c. Fee disputes and punitive damages

Third, Claims arising out of fee disputes or contested passing of accounts are not covered under the Policy, as such fees are expressly excluded under the definition of Damages in Part V(j)(ii). Disputes may arise with respect to executor or trustee compensation that the beneficiaries allege to be excessive. In these circumstances, LAWPRO will deny coverage and provide no defence if a Claim is made only with respect to solicitor fees or compensation as trustee or executor.

As well, insured should take note that a breach of their fiduciary duties as trustee or executor could lead to liability for punitive damages, which would also fall outside the scope of coverage under Part V(j)(iii) of the Policy.

III. Coverage for lawyers winding down their practice

LAWPRO provides run-off coverage to exempt and retired lawyers who previously engaged in the private practice of law. This coverage is provided at no cost, but has a lifetime limit of $250,000 per claim and in the aggregate.

Lawyers appointed to act as estate trustee, a trustee for an inter vivos trust, or an attorney for property prior to leaving practice, and who will continue to act in such a capacity, can apply under exemption (h) of the Policy to maintain coverage for these continuing obligations while exempt. However, this must be residual work from the lawyer’s past practice; this exemption will not apply if the lawyer is appointed during retirement or in a non-practising or exempt status. As well, this exemption would not apply in circumstances where the insured is acting in respect of a family member, which means a “related person” as defined under section 251(2) of the Income Tax Act.

Exemption (h) applies to retired lawyers and lawyers electing a non-practising status or who otherwise qualify for exemption under eligibility rules d-f. As well, exemption (h) is available regardless of whether the lawyer is acting on a single matter or multiple trusteeships or powers of attorney.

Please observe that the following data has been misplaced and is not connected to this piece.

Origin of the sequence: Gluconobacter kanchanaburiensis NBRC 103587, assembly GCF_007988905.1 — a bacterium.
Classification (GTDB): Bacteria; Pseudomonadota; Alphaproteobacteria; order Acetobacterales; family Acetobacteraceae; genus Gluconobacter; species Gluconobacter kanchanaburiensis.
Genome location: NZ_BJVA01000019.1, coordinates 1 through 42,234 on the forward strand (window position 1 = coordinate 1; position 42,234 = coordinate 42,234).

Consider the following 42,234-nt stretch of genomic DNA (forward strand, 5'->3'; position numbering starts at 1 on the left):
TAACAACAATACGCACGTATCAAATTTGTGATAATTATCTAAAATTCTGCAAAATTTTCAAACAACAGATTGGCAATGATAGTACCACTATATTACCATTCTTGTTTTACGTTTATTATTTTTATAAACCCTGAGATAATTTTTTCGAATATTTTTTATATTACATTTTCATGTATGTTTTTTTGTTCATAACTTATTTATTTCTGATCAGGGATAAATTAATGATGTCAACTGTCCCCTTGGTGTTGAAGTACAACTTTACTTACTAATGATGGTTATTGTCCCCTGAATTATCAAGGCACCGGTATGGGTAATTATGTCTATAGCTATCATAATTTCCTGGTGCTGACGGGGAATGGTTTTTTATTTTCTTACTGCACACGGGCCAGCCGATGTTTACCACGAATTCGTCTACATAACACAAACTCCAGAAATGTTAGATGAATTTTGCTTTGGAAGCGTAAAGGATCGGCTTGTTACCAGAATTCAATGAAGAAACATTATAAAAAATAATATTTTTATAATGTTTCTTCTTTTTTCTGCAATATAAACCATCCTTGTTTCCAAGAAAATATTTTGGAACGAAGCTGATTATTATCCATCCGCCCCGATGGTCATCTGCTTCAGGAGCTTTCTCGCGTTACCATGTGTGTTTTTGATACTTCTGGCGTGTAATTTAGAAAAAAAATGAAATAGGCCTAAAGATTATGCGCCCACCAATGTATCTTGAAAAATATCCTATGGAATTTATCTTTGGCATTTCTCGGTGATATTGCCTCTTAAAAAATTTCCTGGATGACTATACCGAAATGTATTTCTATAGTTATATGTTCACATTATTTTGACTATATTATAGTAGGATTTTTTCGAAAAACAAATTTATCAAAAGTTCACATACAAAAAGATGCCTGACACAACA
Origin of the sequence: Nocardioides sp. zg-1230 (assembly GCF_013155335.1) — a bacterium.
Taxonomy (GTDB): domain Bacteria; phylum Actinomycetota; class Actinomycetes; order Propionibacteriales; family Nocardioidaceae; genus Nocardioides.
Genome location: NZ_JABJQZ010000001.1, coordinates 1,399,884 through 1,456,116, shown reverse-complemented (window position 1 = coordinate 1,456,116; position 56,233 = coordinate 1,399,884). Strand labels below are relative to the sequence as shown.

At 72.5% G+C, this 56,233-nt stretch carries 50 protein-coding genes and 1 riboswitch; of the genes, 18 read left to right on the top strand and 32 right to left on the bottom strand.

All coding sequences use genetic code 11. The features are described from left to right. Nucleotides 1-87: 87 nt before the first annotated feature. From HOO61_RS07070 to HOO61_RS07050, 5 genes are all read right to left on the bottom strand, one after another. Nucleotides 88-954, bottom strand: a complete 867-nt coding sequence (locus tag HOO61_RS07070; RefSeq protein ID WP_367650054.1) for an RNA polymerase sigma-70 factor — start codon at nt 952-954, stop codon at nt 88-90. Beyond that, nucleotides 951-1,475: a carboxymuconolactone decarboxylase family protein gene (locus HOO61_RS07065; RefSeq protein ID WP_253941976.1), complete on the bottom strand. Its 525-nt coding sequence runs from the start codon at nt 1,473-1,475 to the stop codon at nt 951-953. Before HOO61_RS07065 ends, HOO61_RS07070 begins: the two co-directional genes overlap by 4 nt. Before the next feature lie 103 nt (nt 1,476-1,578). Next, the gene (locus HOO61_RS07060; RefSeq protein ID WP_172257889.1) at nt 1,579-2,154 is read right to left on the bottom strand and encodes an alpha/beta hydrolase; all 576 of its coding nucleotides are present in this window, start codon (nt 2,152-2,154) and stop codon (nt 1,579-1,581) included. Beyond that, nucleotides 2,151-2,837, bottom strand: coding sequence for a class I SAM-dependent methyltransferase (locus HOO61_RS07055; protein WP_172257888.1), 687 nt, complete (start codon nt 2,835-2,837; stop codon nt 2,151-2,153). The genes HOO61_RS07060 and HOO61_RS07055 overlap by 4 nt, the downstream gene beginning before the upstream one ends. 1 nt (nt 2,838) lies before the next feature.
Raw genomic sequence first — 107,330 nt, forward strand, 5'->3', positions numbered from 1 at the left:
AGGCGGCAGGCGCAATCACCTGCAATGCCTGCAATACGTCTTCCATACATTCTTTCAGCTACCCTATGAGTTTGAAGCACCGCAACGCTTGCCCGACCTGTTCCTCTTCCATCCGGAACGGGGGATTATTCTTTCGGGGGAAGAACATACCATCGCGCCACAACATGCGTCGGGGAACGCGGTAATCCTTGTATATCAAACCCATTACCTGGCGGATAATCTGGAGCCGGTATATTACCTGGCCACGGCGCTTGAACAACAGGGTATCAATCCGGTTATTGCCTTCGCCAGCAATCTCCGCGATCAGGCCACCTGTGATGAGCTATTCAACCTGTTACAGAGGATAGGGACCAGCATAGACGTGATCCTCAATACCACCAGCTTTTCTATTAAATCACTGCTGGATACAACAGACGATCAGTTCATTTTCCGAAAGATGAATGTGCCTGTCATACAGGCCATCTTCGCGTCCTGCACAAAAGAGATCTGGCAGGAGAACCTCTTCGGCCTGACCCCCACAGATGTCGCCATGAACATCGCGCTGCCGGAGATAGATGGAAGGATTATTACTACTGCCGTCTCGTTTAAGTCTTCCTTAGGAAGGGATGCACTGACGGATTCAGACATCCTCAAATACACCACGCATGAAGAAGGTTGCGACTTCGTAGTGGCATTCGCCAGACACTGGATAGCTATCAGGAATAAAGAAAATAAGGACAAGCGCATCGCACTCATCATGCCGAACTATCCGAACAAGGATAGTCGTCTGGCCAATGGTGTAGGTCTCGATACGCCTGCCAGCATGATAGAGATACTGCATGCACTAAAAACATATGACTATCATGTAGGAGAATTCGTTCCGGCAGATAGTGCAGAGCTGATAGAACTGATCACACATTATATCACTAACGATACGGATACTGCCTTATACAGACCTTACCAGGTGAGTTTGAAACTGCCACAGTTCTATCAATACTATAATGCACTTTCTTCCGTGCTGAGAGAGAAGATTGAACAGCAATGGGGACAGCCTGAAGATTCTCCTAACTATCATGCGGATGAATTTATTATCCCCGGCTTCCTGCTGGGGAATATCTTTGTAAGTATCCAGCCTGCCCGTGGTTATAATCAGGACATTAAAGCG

Lawyers who qualify for this exemption can apply for increased run-off protections of either $500,000 per claim and in the aggregate, or $1,000,000 per claim and in the aggregate, on a 2–5 year basis.

IV. Acquiring insurance beyond the limits of LAWPRO’s Primary Policy

Lawyers appointed as executor or trustee for high-value estates or trusts may want to consider additional insurance above the standard limits of $1 million per claim and $2 million in the aggregate under the Policy. LAWPRO’s Excess insurance options can provide increased limits up to $9 million per claim and in the aggregate.

Excess insurance is underwritten on a firm basis, where the amount of coverage is the total pool of funds available for defence costs and indemnity payments for all lawyers in the firm. Premiums under the Excess program are underwritten on an individual firm basis, and take into account the nature and size of the firm, individual lawyers’ areas of practice, and practice status and loss exposure of firm members.

V. Know the limits of your insurance coverage

While some potential liability that can arise under a trustee or executor appointment will be covered under LAWPRO’s Primary Policy, lawyers should note that coverage gaps may exist. In circumstances where the appointment is made outside the insured’s Professional Services, where the insured is providing investment advice or services beyond that which would ordinarily fall under the performance of legal services, or where the potential liability exceeds the limits under the Policy, additional insurance may be advisable.

If you suspect a Claim may be made regarding work done as an executor or trustee, contact LAWPRO immediately. If you have additional coverage questions, or would like more information on increased run-off protections or Excess insurance options, please contact LAWPRO’s Customer Service at 1-800-410-1013 or 416-598-5899.

Shawn Erker, Legal Writer and Content Manager